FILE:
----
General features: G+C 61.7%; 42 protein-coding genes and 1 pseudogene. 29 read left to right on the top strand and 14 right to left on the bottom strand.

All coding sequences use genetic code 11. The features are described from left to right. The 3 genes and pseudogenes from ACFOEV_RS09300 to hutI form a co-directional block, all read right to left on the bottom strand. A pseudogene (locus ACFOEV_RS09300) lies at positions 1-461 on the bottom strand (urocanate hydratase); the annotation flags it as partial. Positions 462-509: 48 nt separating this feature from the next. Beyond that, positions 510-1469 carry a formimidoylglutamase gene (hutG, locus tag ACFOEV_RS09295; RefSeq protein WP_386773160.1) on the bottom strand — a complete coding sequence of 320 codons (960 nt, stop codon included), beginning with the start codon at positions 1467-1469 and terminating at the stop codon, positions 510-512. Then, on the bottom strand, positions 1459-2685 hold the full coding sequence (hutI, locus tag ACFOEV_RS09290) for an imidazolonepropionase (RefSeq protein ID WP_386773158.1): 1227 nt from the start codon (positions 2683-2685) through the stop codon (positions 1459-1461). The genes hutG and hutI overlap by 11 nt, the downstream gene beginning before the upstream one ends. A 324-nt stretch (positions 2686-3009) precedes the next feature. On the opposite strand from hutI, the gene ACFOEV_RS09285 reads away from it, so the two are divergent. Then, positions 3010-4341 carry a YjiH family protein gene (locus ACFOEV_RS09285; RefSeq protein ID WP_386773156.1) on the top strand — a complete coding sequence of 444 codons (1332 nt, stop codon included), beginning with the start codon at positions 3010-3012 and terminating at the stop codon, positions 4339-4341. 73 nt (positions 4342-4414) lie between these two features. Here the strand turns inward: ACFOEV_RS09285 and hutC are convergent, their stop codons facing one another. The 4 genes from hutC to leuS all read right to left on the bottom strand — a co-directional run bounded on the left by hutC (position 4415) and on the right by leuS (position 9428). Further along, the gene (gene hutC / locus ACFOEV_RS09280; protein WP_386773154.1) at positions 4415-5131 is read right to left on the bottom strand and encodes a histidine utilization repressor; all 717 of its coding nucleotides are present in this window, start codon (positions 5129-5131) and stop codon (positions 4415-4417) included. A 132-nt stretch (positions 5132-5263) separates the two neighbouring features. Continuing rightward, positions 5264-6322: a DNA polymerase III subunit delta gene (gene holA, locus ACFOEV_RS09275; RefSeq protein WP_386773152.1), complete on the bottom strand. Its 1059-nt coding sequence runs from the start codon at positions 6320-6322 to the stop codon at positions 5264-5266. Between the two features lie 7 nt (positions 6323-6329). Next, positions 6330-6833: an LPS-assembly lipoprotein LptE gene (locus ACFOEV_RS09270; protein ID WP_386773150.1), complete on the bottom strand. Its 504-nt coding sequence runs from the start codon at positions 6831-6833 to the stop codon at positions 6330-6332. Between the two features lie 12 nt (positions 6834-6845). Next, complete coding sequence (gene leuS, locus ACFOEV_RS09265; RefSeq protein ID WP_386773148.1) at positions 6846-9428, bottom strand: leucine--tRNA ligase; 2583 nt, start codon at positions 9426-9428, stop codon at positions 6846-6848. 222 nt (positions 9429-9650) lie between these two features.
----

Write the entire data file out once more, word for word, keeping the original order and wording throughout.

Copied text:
General features: G+C 61.7%; 42 protein-coding genes and 1 pseudogene. 29 read left to right on the top strand and 14 right to left on the bottom strand.

All coding sequences use genetic code 11. The features are described from left to right. The 3 genes and pseudogenes from ACFOEV_RS09300 to hutI form a co-directional block, all read right to left on the bottom strand. A pseudogene (locus ACFOEV_RS09300) lies at positions 1-461 on the bottom strand (urocanate hydratase); the annotation flags it as partial. Positions 462-509: 48 nt separating this feature from the next. Beyond that, positions 510-1469 carry a formimidoylglutamase gene (hutG, locus tag ACFOEV_RS09295; RefSeq protein WP_386773160.1) on the bottom strand — a complete coding sequence of 320 codons (960 nt, stop codon included), beginning with the start codon at positions 1467-1469 and terminating at the stop codon, positions 510-512. Then, on the bottom strand, positions 1459-2685 hold the full coding sequence (hutI, locus tag ACFOEV_RS09290) for an imidazolonepropionase (RefSeq protein ID WP_386773158.1): 1227 nt from the start codon (positions 2683-2685) through the stop codon (positions 1459-1461). The genes hutG and hutI overlap by 11 nt, the downstream gene beginning before the upstream one ends. A 324-nt stretch (positions 2686-3009) precedes the next feature. On the opposite strand from hutI, the gene ACFOEV_RS09285 reads away from it, so the two are divergent. Then, positions 3010-4341 carry a YjiH family protein gene (locus ACFOEV_RS09285; RefSeq protein ID WP_386773156.1) on the top strand — a complete coding sequence of 444 codons (1332 nt, stop codon included), beginning with the start codon at positions 3010-3012 and terminating at the stop codon, positions 4339-4341. 73 nt (positions 4342-4414) lie between these two features. Here the strand turns inward: ACFOEV_RS09285 and hutC are convergent, their stop codons facing one another. The 4 genes from hutC to leuS all read right to left on the bottom strand — a co-directional run bounded on the left by hutC (position 4415) and on the right by leuS (position 9428). Further along, the gene (gene hutC / locus ACFOEV_RS09280; protein WP_386773154.1) at positions 4415-5131 is read right to left on the bottom strand and encodes a histidine utilization repressor; all 717 of its coding nucleotides are present in this window, start codon (positions 5129-5131) and stop codon (positions 4415-4417) included. A 132-nt stretch (positions 5132-5263) separates the two neighbouring features. Continuing rightward, positions 5264-6322: a DNA polymerase III subunit delta gene (gene holA, locus ACFOEV_RS09275; RefSeq protein WP_386773152.1), complete on the bottom strand. Its 1059-nt coding sequence runs from the start codon at positions 6320-6322 to the stop codon at positions 5264-5266. Between the two features lie 7 nt (positions 6323-6329). Next, positions 6330-6833: an LPS-assembly lipoprotein LptE gene (locus ACFOEV_RS09270; protein ID WP_386773150.1), complete on the bottom strand. Its 504-nt coding sequence runs from the start codon at positions 6831-6833 to the stop codon at positions 6330-6332. Between the two features lie 12 nt (positions 6834-6845). Next, complete coding sequence (gene leuS, locus ACFOEV_RS09265; RefSeq protein ID WP_386773148.1) at positions 6846-9428, bottom strand: leucine--tRNA ligase; 2583 nt, start codon at positions 9426-9428, stop codon at positions 6846-6848. 222 nt (positions 9429-9650) lie between these two features.